“We were intending to measure how much the universe had slowed down, and we would eventually be able to see if it was going to stop its expansion and start crashing down onto itself or whether it would go on forever,” says Schmidt.

What they found instead was that the universe was speeding up, which meant that gravity wasn’t working as they were expecting. The only way to explain the measurements was that the universe is full of energy that is tied to space itself.

“And that energy, according to Einstein’s version of gravity, will push on itself and cause the universe to run away just like what we had observed. So, it would seem that by discovering an accelerating universe we discovered 75% of the universe.”

Schmidt recalls that when they first saw the data they assumed they’d made a mistake. After all, it contradicted ideas held for almost a century that the universe was expanding as a consequence of the Big Bang about 14 billion years ago.

“I was looking at the data and we certainly thought it was crazy,” he says. “I expected a huge amount of scepticism, and there was that, but there were quite a lot of people saying, ‘this has got to be right’. Partially because of the circumstances, which saw two teams who were competing come up with the same answer simultaneously, so that gave it credence, but the findings also fixed a lot of problems in cosmology.”

It also proved that Albert Einstein’s ‘cosmological constant’ theory had in fact been on the right track – he just gave up on the idea too soon.

“I don’t know what Einstein would think about this,” says Schmidt. “My guess is he would be struggling – it’s really a crazy thing to have in the universe. He invented this energy but he later said it was his biggest blunder. Whether he would be like, ‘oh yeah’ and go back and reverse himself I don’t know. But I think that discovering the accelerating universe was something that was going to happen and I was very fortunate that I was born at the right time to make that discovery.”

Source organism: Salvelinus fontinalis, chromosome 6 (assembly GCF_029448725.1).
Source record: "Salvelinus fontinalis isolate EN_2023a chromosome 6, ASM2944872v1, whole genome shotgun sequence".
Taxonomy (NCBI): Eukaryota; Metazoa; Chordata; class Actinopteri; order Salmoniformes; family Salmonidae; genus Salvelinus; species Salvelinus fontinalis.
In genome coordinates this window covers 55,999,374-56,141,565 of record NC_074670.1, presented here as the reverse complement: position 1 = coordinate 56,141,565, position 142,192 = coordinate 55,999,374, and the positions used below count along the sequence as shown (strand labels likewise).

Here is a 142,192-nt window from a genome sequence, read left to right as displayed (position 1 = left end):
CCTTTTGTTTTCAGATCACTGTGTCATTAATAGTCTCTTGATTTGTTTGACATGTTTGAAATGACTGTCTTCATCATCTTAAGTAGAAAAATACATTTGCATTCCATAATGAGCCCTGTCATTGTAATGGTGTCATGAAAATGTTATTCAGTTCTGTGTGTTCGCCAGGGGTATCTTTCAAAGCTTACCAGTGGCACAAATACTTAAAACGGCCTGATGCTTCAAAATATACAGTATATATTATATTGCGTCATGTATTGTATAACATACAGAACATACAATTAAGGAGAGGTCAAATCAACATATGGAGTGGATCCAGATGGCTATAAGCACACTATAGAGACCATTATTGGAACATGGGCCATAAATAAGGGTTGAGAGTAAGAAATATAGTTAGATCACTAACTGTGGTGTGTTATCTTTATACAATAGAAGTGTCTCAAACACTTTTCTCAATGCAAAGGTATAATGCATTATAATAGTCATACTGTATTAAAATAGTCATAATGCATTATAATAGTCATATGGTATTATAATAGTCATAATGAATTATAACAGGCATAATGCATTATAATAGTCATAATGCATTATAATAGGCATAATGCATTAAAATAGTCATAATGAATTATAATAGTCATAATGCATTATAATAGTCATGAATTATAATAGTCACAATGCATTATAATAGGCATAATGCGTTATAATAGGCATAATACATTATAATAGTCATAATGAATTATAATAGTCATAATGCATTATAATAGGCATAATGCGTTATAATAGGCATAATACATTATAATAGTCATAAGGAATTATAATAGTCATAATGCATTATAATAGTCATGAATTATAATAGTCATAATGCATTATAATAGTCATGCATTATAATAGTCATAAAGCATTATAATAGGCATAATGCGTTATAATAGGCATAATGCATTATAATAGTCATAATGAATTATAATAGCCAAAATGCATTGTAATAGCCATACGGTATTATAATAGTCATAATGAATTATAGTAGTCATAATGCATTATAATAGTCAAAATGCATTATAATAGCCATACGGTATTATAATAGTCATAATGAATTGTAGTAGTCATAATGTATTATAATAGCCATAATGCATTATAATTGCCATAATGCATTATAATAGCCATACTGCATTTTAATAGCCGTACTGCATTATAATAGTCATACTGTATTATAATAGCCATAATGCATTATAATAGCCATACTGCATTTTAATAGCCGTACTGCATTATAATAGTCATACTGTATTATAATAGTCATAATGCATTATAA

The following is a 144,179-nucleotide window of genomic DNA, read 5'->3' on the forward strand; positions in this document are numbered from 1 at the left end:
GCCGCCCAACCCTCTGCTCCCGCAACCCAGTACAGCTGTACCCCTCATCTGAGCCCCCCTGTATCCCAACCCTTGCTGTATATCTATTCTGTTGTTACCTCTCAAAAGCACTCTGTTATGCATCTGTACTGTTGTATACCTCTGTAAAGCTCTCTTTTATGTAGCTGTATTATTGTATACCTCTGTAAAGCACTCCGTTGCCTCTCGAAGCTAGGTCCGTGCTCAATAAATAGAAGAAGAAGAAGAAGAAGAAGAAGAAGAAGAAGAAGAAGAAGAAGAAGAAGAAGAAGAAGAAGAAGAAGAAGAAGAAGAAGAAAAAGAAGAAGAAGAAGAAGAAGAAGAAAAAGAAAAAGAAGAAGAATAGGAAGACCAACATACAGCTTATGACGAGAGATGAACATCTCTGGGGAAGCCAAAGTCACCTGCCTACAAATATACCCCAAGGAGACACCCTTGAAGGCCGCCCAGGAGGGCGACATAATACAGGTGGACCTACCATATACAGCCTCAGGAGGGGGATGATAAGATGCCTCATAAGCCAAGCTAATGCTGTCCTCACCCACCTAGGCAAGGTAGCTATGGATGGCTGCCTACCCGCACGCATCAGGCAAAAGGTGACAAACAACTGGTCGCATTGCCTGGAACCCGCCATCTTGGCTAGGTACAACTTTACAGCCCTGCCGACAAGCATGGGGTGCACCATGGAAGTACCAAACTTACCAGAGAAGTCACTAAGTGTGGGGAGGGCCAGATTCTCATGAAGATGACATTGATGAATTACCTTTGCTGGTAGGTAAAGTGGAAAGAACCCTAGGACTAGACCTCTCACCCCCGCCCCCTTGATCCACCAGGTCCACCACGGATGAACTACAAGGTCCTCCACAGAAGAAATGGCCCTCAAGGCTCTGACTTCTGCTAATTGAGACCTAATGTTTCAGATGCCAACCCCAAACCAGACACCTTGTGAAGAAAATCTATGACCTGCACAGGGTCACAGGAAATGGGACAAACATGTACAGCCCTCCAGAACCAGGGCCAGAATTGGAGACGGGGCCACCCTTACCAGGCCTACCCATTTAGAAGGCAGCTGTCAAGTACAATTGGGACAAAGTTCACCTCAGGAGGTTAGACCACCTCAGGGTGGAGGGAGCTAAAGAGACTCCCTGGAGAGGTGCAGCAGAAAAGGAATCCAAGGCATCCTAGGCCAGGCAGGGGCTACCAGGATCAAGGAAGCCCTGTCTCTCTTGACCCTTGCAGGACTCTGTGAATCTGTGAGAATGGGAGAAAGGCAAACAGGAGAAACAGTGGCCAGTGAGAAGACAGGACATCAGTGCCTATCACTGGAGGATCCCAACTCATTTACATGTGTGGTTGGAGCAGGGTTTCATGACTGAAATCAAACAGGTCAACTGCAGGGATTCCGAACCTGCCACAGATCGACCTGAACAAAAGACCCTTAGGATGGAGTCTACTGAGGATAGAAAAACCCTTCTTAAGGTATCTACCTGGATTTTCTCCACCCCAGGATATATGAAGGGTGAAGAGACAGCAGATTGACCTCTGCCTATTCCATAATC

There’s been plenty of recognition along the way, but nothing quite compares to winning the Nobel Prize. The research was named as the 1998 Science magazine’s ‘Breakthrough of the Year’ and Schmidt won the Australian Government’s inaugural Malcolm McIntosh prize and the 2001 Australian Academy of Science Pawsey Medal. Then there’s the Vainu Bappu Medal from the Astronomical Society of India in 2002, the Shaw Prize for Astronomy, the Gruber Prize for Cosmology in 2007 and the ANU’s Peter Baume Award in 2010.

When Schmidt turned up to teach at ANU the morning after the announcement his students greeted him with a standing ovation. Schmidt enjoys the connection to students he gets from teaching, saying it makes him feel younger and he’s inspired by the next generation of scientists.

Astrophysicist Tamara Davis, who was awarded the 2009 L’Oreal Women in Science Award, says few people have had as profound an impact on her life as Schmidt.

“Brian is incredibly generous with his knowledge, his ideas, and his time.”

The 36-year-old describes the most fortunate moment in her career as the one when Schmidt invited her to work with him on his supernovae research. She joined the team in 2003, and was introduced to Perlmutter’s group in Berkeley. The rival group were working on the design of a new space telescope that would study supernovae in unprecedented detail and had agreed to pool their knowledge. Over the past decade they have discovered hundreds more supernovae that have confirmed the original result.

“The revelation I had while working with Brian, Saul, and Adam, is that extraordinary things can be achieved by (almost) ordinary people,” says Davis. “Brian himself will tell you that he was incredibly lucky to be in the right place at the right time with the right collaborators and the right support to make this amazing discovery. But fortune favours the well-prepared and Brian and his collaborators acted on the opportunity they saw, and their brilliance lay in the accuracy and attention to detail that they brought to their observations.

“The final step was then actually trusting in their own work and accepting the strange results that the data were showing them. This is why I find Brian so inspiring. He is one of those great figures whose does not use his brilliance to awe you, but instead shows you that brilliance is within your own grasp.”